Is it a tragicomedy or just plain tragic?
Why do we continue take political theatre so seriously when it contains so little substance?
Opening this week at the Parliament Theatre, but mercifully running for only one night, State of the Nation returns yet again to force us to ask ourselves why we continue take political theatre so seriously when it contains so little substance.
The cast of this year’s revival will be depressingly familiar to theatregoers, although there is a small chance that Jacob Zuma will be replaced at the last minute by understudy Cyril Ramaphosa in the role of Big Daddy.
This would be a major step up for Mr Ramaphosa, who has, until recently, featured in non-speaking roles only, most notably his 2012-2017 run as the Amazing Human Ball-Gag in the off-off-off-Broadway production of Big Daddy Sets The House On Fire And Nobody Does A Fucking Thing About It.
For the rest, it’s slim pickings.Julius Malema’s Brando-esque turn as the saturnine young rebel was faintly interesting a few years ago, seeming to offer something fresh in an otherwise oppressive production, but his recent performances are becoming predictable and laboured, with critics doubting whether he has anything more in his repertoire. Certainly, the days of his headline-grabbing breakthrough as Self-Important Fascist Stooge in 2010’s Get Out You Bloody Agent are long gone.
Still, die-hard fans of Mr Malema and his EFF Twitter Chorus will enjoy their choreographed performance of radicalism, even if it has almost no impact on the general plot of State of the Nation.At stage increasingly-right-of-centre, Mmusi Maimane returns in his role as The Other Guy. Mr Maimane has long been accused of struggling to inhabit his roles – critics point to a tendency to play too many characters, none of them convincingly – but this year he should be slightly more confident, having just finished a short run as Platitude Man in the Cape Town trilogy So What’s The Plan?, No, Really, Who’s In Charge And Also Where Is Patricia de Lille? and Seriously? This Is Your Plan?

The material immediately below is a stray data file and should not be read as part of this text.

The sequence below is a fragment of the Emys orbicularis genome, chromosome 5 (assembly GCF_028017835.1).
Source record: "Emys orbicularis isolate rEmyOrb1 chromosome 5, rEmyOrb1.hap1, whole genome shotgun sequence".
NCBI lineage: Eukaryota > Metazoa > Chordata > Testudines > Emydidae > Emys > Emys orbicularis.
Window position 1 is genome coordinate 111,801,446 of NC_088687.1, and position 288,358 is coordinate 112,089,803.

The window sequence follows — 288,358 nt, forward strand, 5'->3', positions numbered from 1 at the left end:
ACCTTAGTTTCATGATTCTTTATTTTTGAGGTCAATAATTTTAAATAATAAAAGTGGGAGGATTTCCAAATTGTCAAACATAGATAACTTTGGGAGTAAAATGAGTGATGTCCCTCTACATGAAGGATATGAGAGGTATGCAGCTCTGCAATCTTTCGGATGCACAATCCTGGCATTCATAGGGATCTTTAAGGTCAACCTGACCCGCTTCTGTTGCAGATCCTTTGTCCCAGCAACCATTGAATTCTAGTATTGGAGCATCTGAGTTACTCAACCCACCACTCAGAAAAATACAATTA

As for the play itself, expect no changes to a script that, despite being some of the most turgid, pious guff imaginable, continues to enthral audiences, many of which seem to believe that it is an authentic take on modern South Africa rather than a cynical piece of pantomime.Because, of course, State of the Nation isn’t about South Africa. How could it be? South Africa is not a nation but a federation of co-dependents, loosely united by a history of violence, a self-righteous and self-punishing refusal to draw boundaries or to seek help, and shared addiction to the rush of living in endlessly tumultuous times.
No, the “nation” to which the title refers isn’t on a map. But it’s there all the same, an intangible, inaccessible kingdom of the ultra-rich and the ultra-connected, extracting wealth and power from South Africa even as they pretend to serve its interests and put on performances of pious citizenship.
This is never clearer than in the opening scene of State of the Nation.Traditionally staged outside the Parliament Theatre on a red carpet, it features the characters arriving in fantastically expensive vehicles and pausing to talk to the press about the designers who made their fantastically expensive clothes. (Audiences should note that the “journalists” asking them about their outfits are also paid actors: no true journalist would crawl that far up the arse of a famously inept public servant, right? Right?)
The subtext of the scene is powerful and, as they giggle and air-kiss, we can almost hear them saying: “We, the untouchable citizens of the Nation of Power, acknowledge that millions of South Africans live in poverty, and that we are paid a huge salary to improve the lives of the poor, but we’re going to spend your money on these clothes anyway, because that’s how powerful we are. We can rub our excess in your face, and you’ll gush and curtsy and print our words verbatim in tomorrow’s press.”
From there, though, it really is downhill.
So this week save yourself the inevitable irritation that comes from watching unimaginative and mediocre theatre, and rather spend the evening with friends. Because, unlike the bad actors reciting hackneyed lines in return for a paycheck and another few headlines, they actually care about you.